It was only a matter of time before Saturday Night Live took a stab at the newest Netflix hit, Stranger Things, and all of the aspects of the show that we, as fans, seem to overlook because all of the best parts outweigh them and we'd all rather suspend our collective disbelief. SNL's Stranger Things parody said everything we've all thought at some point but have been too afraid to say, for fear of offending that one friend we all have who is already a Stranger Things super fan. And yes, we all know at least one at this point.
When SNL's Stranger Things parody skit said what we've all thought about different aspects of the Netflix thriller series, it touched on some of the more important things that went either unnoticed or ignored as everyone watching the first season tried to understand the upside down and Eleven's obsession with frozen waffles. Like, where are Lucas's parents in all of this? We've seen almost all of the parents of the group of kids with way too much freedom, but Lucas is somehow this member of the group who shows up to tell it like it is and then rides off into the sunset at the end of the day, with no mention of his family life.
In the Stranger Things parody on SNL, we finally meet Lucas's parents and they're quick to point out the insanity of Will's mom and how no one seems particularly bothered by her attachment to the Christmas lights, regardless of what she claims they tell her. And in response to Lucas telling them that they need to rescue their friend from the upside down, his mom gives him a classic, "Boy, I will beat your upside down." Also when they point out the fact that Eleven kind of looks like a little boy, easily, much more so than the show makes it seem, as they ask, "Who is this creepy woods dude?"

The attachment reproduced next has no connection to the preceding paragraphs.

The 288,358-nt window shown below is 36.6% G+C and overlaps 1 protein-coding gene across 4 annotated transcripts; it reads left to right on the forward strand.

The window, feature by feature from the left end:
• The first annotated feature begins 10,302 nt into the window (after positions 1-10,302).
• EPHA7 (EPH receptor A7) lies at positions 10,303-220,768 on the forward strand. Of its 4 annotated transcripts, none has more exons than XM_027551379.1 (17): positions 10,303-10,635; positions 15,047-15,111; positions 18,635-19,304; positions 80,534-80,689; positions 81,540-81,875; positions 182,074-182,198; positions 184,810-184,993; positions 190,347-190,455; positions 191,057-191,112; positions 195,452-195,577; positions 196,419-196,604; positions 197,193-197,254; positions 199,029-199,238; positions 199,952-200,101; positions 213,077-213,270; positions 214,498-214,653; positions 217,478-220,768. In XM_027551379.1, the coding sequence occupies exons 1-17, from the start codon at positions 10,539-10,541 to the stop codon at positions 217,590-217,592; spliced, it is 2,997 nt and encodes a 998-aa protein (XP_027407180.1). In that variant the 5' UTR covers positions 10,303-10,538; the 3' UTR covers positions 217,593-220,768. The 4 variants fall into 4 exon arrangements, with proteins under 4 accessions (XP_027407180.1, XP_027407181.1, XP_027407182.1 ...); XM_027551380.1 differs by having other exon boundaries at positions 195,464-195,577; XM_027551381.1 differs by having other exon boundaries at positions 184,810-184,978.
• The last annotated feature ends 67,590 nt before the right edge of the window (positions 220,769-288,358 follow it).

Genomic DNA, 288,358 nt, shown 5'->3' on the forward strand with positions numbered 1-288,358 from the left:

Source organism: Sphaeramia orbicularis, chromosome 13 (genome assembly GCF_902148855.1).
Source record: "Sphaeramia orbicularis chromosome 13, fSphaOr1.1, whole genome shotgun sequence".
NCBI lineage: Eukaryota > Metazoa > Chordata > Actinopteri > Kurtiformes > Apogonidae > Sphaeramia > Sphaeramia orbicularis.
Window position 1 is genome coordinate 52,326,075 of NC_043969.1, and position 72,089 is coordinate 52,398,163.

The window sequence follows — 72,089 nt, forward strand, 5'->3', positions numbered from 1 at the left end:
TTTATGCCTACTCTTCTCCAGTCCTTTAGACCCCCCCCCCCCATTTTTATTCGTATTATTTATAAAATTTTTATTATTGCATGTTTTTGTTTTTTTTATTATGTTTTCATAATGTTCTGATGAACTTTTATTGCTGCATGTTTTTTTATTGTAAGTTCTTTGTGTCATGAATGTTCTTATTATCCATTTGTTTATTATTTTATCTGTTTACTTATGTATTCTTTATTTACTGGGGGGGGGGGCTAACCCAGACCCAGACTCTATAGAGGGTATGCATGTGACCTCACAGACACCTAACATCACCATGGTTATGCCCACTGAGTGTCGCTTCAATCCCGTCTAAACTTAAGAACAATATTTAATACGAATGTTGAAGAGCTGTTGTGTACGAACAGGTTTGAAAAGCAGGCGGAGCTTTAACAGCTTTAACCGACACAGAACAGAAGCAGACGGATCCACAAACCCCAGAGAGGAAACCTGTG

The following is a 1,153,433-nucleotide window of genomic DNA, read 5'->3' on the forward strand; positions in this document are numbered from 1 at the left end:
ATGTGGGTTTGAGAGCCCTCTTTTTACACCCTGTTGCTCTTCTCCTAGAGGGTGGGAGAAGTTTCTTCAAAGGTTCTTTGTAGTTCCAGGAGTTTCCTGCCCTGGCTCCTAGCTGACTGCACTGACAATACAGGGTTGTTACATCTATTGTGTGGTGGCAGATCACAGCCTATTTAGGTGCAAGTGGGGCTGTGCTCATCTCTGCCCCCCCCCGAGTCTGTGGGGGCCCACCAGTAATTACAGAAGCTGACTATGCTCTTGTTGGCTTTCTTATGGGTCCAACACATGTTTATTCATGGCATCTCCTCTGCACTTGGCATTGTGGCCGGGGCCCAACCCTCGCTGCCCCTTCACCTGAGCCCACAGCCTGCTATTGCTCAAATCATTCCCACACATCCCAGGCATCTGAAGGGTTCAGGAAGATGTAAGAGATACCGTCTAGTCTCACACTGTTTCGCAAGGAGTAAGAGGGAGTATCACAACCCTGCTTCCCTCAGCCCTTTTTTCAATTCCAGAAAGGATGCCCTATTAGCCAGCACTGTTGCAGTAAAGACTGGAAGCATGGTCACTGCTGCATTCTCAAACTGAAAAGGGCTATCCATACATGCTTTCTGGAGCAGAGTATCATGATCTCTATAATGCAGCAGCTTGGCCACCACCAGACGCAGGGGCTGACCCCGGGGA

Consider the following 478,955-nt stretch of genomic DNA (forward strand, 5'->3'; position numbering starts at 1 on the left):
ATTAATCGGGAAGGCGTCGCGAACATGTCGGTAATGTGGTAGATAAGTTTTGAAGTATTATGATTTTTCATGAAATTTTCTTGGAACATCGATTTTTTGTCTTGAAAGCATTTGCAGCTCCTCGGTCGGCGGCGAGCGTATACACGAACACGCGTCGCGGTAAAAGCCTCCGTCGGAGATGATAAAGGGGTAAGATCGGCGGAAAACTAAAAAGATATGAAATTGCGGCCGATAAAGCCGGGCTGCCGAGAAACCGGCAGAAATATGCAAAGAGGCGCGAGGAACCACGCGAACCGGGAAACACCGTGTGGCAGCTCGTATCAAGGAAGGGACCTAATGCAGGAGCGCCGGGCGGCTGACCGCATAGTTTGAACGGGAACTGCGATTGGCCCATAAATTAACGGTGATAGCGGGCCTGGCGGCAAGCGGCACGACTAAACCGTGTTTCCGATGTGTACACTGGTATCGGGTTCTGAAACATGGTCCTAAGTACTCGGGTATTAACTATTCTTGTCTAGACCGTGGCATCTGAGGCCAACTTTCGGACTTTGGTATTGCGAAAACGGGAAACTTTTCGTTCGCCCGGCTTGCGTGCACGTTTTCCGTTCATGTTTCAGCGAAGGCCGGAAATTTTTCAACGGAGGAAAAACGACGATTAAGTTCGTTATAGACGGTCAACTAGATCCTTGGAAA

In Stranger Things, we accept Will's mom, who is driven by the legit supernatural forces that enable her to talk to her son while making her appear totally crazy, and we are all behind the chief of police just hanging out with this group of school kids on the regular, but let's be real. It's not normal, and SNL's Stranger Things parody pointed it all out for us, forcing us to face the facts that as great of a Netflix show as it already is, it can sometimes be utterly ridiculous. But if nothing else, the skit just further proved that if you take Kate McKinnon and tell her to impersonate anyone in the world, she can do it better than the person she's pretending to be.